On the islands, the new arrivals have exacerbated an already combustible climate.
Lesbos hosts more than 19,000 refugees and migrants crammed into squalid conditions around a camp built to house less than 3,000, a legacy of the 2015 migration crisis.
Fed up with shouldering the burden of Europe's bloated asylum system, locals have protested against the presence of the migrants on their shores, because they threaten safety, public health and a tourism-dependent economy.
That anger has spilled over into violence in recent days, with an extremist minority accused of leading attacks on newly-arrived migrants, intimidating media and targeting aid workers, according to several groups based on Lesbos.
"Once night falls, there are non-stop attacks on NGOs, on workers, on people who are here as volunteers," said Douglas Herman, co-founder of the organisation Refocus, which teaches media skills to refugees.
"Most of those organisations right now have started to suspend their operations, some indefinitely.
Many have advised their staff to leave the island, and many have heeded that call," he told AFP, adding that all six of his group's current volunteers are departing.
The violence has been waged by "fascist" mobs, he said.
The Dutch group Boat Refugee Foundation, which provides medical care in Lesbos' Moria camp, said its staff and other aid workers were victims of such an assault by island residents on Sunday.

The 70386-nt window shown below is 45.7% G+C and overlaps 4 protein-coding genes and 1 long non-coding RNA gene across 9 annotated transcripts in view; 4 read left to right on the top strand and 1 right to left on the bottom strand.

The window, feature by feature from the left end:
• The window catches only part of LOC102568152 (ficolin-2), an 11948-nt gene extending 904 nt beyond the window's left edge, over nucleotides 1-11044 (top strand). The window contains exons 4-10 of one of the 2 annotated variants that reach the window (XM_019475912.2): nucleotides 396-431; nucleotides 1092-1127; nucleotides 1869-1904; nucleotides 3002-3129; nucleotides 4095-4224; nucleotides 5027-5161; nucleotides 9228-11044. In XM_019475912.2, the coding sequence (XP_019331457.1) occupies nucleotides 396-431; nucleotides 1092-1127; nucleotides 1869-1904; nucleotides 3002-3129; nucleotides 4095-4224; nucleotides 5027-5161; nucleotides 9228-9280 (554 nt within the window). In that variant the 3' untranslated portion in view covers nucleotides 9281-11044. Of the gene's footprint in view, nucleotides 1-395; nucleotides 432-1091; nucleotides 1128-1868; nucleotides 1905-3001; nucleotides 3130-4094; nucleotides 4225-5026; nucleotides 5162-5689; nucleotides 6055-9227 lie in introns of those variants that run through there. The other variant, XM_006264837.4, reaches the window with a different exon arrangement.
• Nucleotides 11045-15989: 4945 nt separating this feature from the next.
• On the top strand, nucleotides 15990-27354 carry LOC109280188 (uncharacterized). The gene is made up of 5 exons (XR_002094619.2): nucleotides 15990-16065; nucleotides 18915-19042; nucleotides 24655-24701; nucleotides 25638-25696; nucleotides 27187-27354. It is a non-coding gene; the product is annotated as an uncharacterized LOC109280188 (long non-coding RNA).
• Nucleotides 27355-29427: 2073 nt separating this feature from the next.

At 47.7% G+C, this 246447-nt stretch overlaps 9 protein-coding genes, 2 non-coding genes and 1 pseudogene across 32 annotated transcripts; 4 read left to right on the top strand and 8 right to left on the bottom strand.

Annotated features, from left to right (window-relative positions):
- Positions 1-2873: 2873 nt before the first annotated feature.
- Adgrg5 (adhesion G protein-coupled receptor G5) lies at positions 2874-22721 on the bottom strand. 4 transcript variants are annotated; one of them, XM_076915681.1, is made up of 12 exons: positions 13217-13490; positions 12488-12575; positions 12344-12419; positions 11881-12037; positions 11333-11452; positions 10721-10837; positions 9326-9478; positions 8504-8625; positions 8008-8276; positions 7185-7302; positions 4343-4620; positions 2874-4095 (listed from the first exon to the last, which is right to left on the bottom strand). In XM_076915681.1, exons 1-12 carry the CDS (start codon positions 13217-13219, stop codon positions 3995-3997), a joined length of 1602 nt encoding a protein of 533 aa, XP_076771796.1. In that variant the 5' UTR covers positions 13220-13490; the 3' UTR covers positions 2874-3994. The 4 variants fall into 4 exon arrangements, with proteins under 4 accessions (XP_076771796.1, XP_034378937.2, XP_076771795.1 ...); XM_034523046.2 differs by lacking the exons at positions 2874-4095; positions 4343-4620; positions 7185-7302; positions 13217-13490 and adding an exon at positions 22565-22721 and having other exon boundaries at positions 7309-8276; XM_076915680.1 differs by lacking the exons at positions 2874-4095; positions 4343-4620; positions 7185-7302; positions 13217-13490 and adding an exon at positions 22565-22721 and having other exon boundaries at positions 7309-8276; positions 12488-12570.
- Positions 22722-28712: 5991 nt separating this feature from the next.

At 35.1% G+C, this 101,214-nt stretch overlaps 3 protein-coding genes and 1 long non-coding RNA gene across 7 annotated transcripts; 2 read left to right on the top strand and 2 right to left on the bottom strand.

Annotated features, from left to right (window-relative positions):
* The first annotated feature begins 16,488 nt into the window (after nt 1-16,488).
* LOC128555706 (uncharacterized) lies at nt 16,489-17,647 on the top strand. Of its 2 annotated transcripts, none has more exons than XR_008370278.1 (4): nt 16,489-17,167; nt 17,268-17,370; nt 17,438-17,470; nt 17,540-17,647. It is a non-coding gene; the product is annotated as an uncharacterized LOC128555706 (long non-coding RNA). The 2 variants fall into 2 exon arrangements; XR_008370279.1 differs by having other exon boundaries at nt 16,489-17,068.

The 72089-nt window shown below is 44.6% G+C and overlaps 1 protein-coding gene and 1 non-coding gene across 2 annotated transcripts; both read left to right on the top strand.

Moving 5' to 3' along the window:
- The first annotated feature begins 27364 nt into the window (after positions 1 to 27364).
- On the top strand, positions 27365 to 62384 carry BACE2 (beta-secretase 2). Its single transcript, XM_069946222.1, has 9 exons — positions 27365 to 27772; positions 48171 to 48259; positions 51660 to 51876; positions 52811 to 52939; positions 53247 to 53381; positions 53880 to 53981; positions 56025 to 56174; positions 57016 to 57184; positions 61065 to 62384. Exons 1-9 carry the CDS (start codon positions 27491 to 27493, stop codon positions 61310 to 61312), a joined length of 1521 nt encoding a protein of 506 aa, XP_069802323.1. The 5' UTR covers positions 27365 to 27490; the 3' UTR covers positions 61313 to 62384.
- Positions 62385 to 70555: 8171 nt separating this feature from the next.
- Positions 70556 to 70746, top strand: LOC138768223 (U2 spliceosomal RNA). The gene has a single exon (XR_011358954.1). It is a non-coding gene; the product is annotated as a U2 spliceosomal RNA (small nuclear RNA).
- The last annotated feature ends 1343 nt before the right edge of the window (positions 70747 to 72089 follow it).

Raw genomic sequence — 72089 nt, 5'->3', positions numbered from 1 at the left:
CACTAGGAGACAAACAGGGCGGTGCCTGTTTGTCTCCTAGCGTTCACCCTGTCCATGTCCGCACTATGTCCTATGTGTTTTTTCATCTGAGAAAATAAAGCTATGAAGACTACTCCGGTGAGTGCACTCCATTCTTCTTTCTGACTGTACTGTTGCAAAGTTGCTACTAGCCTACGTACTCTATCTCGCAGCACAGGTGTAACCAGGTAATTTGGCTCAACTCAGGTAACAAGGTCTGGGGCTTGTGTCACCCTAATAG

A spokesperson said the violence appeared to be led by a "small group of right-wing extremists" who want to prevent more refugees from coming.
The foundation's medical clinic has called a pause until it is deemed safe enough to continue, she added.
On Monday night, the crew of the human rights observation ship Mare Liberum said it was also "attacked by a mob of fascists" while docked on the island.
Police, who have been accused of a sluggish response, have opened an investigation after reports of several "attacks on people and cars" on Lesbos, a police source told AFP.
A day earlier officers fired tear gas at refugees who protested their detainment at the overflowing Moria camp.
After the recent surge of some 1,720 migrants to the Aegean islands in four days, the numbers slowed Tuesday as strong winds roiled the sea.
But confusion prevailed on Lesbos, where some migrants were boarded into vans for transfer only to be returned later to the beach where they had been camping.
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In the main city of Mytilini, police pushed back several hundred migrants who had gathered to reach the port because they heard a boat was leaving for the mainland.
Earlier, the island's MP Haralambos Athanasiou told AFP that all new arrivals would be "systematically sent to the mainland" and then back to their country.
In the meantime, not all aid groups are leaving.
"We don't plan to move," said the medical coordinator of Medecins du Monde, Dimitris Patestos.
There was "fear and insecurity" among some staff but so far the group had not encountered issues with locals, he added.